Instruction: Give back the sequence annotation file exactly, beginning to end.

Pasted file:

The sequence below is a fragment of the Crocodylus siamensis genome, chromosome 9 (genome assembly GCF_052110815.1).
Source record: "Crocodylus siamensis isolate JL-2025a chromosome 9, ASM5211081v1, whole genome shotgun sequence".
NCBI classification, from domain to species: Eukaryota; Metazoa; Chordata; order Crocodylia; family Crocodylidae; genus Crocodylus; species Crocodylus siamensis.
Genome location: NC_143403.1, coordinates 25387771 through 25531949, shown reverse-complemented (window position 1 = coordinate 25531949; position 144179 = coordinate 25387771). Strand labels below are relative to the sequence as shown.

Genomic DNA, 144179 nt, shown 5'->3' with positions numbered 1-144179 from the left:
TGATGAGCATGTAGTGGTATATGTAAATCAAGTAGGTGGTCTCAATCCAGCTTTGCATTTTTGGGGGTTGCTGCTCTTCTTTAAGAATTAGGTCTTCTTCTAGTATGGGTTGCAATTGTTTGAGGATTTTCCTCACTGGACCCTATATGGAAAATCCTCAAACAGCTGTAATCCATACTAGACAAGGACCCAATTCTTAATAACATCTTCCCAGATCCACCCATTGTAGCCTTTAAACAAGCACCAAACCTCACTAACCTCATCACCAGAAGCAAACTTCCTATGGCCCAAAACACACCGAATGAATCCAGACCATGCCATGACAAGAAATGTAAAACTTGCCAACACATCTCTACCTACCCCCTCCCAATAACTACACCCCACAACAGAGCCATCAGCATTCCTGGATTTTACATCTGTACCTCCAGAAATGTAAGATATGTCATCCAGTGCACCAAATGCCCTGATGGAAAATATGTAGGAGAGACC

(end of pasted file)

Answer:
The sequence below is a fragment of the Crocodylus siamensis genome, chromosome 9 (genome assembly GCF_052110815.1).
Source record: "Crocodylus siamensis isolate JL-2025a chromosome 9, ASM5211081v1, whole genome shotgun sequence".
NCBI classification, from domain to species: Eukaryota; Metazoa; Chordata; order Crocodylia; family Crocodylidae; genus Crocodylus; species Crocodylus siamensis.
Genome location: NC_143403.1, coordinates 25387771 through 25531949, shown reverse-complemented (window position 1 = coordinate 25531949; position 144179 = coordinate 25387771). Strand labels below are relative to the sequence as shown.

Genomic DNA, 144179 nt, shown 5'->3' with positions numbered 1-144179 from the left:
TGATGAGCATGTAGTGGTATATGTAAATCAAGTAGGTGGTCTCAATCCAGCTTTGCATTTTTGGGGGTTGCTGCTCTTCTTTAAGAATTAGGTCTTCTTCTAGTATGGGTTGCAATTGTTTGAGGATTTTCCTCACTGGACCCTATATGGAAAATCCTCAAACAGCTGTAATCCATACTAGACAAGGACCCAATTCTTAATAACATCTTCCCAGATCCACCCATTGTAGCCTTTAAACAAGCACCAAACCTCACTAACCTCATCACCAGAAGCAAACTTCCTATGGCCCAAAACACACCGAATGAATCCAGACCATGCCATGACAAGAAATGTAAAACTTGCCAACACATCTCTACCTACCCCCTCCCAATAACTACACCCCACAACAGAGCCATCAGCATTCCTGGATTTTACATCTGTACCTCCAGAAATGTAAGATATGTCATCCAGTGCACCAAATGCCCTGATGGAAAATATGTAGGAGAGACC